Ok, ok, I'll put it back in the oven at 180C for half an hour or so.
Tuesday, July 22, 2003
We hear a lot of generalizations about teenagers and how silly and impulsive and unreasonable they are. So I was heartened to see a post by Andrew Sullivan with this excerpt from a letter from a soldier in Iraq:
The civilians who have figured it out faster than anyone are the local teenagers.It seems that these teenagers are more interested in seeking the truth and improving their futures than their elders are.
They watch the GIs and try to talk to them and ask questions about America and Now wear wrap-around sunglasses, GAP T- shirts, Dockers (or even better Levis with the red tags) and Nikes (or Egyptian knock-offs, but with the "swoosh") and love to listen to AFN when the GIs play it on their radios.
They participate less and less in the demonstrations and help keep us informed when a wannabe bad-ass shows up in the neighborhood.
Sunday, July 20, 2003
Who we are
I am alarmed to find out from the poll that our title is a non-TCS compromise! Obviously, my first thought was that we ought morally, and in the name of truth-seeking and the growth of universal knowledge, to hold another poll, entitled "How efficient are polls as truth-seeking experiments?" However, bearing in mind that the next poll after that would have to be called something like, "Is it a moral use of resources to disappear up one's own arse?"** I put that thought aside, and decided to focus on something else more sensible.
I think this blog isn't going to be confused with Taking Children Seriously anyway, because I think Taking Children Seriously will be referred to as Taking Children Seriously. So, that's good. Also, I think the two blogs have very different identities. We are TCS people talking to each other, and Taking Children seriously is TCS people telling the world about TCS ideas. So, that's good too.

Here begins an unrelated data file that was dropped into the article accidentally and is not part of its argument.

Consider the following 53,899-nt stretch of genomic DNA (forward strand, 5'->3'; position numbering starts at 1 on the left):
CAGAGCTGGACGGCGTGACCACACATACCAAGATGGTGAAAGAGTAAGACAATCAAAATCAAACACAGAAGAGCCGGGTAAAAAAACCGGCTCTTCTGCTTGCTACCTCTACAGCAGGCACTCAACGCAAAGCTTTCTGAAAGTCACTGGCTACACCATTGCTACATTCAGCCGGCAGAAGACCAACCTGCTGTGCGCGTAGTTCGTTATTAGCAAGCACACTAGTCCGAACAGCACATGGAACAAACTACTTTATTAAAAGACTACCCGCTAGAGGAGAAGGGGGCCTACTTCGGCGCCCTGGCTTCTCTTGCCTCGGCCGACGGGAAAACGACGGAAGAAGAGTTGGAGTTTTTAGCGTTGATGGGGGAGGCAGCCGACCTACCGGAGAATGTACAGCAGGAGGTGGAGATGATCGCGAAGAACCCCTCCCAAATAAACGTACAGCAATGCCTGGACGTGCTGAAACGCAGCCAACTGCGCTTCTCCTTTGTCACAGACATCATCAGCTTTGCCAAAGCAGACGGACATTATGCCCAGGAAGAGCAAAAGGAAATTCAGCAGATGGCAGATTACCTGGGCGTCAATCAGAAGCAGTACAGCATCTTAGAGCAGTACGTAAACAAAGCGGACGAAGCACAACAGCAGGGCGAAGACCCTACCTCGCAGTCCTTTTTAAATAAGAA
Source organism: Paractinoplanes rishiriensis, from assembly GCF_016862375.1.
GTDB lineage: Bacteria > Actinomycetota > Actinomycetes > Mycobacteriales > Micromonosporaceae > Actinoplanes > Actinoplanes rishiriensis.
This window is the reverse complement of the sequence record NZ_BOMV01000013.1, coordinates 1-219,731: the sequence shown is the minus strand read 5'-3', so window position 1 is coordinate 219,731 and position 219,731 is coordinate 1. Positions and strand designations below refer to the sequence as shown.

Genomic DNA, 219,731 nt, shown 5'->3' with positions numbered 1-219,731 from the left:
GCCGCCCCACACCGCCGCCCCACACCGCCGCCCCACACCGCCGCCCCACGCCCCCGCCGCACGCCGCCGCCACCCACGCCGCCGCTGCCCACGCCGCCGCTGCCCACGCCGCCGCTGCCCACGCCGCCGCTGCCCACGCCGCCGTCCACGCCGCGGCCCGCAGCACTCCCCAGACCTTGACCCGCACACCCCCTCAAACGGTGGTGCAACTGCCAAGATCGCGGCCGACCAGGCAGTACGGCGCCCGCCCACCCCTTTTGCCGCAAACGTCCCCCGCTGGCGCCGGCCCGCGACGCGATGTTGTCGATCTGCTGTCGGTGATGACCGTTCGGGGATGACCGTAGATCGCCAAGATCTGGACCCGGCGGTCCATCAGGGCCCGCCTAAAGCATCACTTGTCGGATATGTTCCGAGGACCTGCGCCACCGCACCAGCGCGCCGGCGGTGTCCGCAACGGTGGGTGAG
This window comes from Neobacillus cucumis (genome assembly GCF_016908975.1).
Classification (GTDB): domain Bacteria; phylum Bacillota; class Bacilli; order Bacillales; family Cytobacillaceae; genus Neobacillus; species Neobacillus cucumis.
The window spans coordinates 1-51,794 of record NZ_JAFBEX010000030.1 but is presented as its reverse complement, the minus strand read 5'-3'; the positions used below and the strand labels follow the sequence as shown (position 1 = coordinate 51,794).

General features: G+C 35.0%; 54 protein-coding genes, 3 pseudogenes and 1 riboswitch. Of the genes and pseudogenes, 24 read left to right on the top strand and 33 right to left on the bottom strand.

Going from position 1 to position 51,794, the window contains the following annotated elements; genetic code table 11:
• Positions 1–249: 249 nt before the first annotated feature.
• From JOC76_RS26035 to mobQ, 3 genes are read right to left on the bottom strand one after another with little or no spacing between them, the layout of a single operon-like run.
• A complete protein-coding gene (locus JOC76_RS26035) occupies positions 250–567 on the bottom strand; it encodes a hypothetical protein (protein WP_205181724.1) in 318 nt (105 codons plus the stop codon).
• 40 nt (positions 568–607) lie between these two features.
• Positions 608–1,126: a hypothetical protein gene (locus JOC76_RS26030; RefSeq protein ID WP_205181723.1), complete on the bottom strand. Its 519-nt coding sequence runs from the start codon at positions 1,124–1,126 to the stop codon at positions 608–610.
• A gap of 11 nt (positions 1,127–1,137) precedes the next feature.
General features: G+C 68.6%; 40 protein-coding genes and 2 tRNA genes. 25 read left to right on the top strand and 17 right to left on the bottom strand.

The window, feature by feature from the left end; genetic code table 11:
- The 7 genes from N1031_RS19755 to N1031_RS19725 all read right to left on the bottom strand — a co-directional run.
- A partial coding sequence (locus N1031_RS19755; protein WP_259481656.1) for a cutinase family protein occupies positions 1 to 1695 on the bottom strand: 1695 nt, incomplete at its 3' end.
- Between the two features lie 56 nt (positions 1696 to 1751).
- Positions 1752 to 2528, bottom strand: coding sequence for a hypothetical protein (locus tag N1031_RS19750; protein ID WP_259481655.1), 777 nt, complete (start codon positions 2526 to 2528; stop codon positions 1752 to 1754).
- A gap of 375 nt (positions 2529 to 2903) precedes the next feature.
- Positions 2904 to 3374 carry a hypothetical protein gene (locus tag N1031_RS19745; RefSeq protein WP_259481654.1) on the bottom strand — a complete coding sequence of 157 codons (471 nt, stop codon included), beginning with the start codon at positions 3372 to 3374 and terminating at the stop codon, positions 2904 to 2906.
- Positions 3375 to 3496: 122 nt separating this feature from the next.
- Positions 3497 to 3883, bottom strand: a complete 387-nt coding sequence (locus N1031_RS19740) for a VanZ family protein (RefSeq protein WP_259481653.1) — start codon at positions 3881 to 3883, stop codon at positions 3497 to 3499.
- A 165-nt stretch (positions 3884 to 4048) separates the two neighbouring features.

**note for American readers: the expression "to disappear up one's own arse" roughly translates as "becoming so unfruitfully absorbed with one's own immediate objectively miniscule problem-situations that one ignores all sense of proportion and the rest of the world, and ceases to think creatively". Which may or may not be a sound concept.
Thursday, July 17, 2003
If a person is having a conflict with herself, her child, the traffic, or whatever, becoming cranky and irritable seems pointless. S/he already has a problem, but then worsens the situation by overlaying it with negative theories/feeling. The negative thinking/feeling can wash over like a wave, or slowly seep in, or it can feel like hir head is about to pop off. Why do people do this to themselves and to any unfortunate bystanders?
Crankiness happens when I feel overwhelmed. What I believe should be does not match what is actually happening. Fatigue, hunger, boredom, inexplicitly coercive situations where I cannot exactly say why it feels bad, all may add to the mix. I am guessing that there are people who can be quite tired and hungry and seldom if ever get cranky when encountering stress or problems.
All babies fuss and cry when things aren't going well in some way. But it seems to me that in TCS families crankiness should become nearly obselete due to good problem solving. People can catch themselves before the wave hits them. Or if it does, they can shift their thinking, i.e., becoming silly, exagerating irritation in a comical way or observing their thinking impartially or some other strategies. An ability to let go seems imperative.
Tuesday, July 15, 2003
I am having desensitization treatment, um, for anxiety about talking to other tcsers. If anyone has had a similar affliction and has recovered from it, it would be great to talk to you. This all I can do about now. (hyperventilating and leaving the room).
Thinking about Politeness
This is just off the top of my head, m'kay?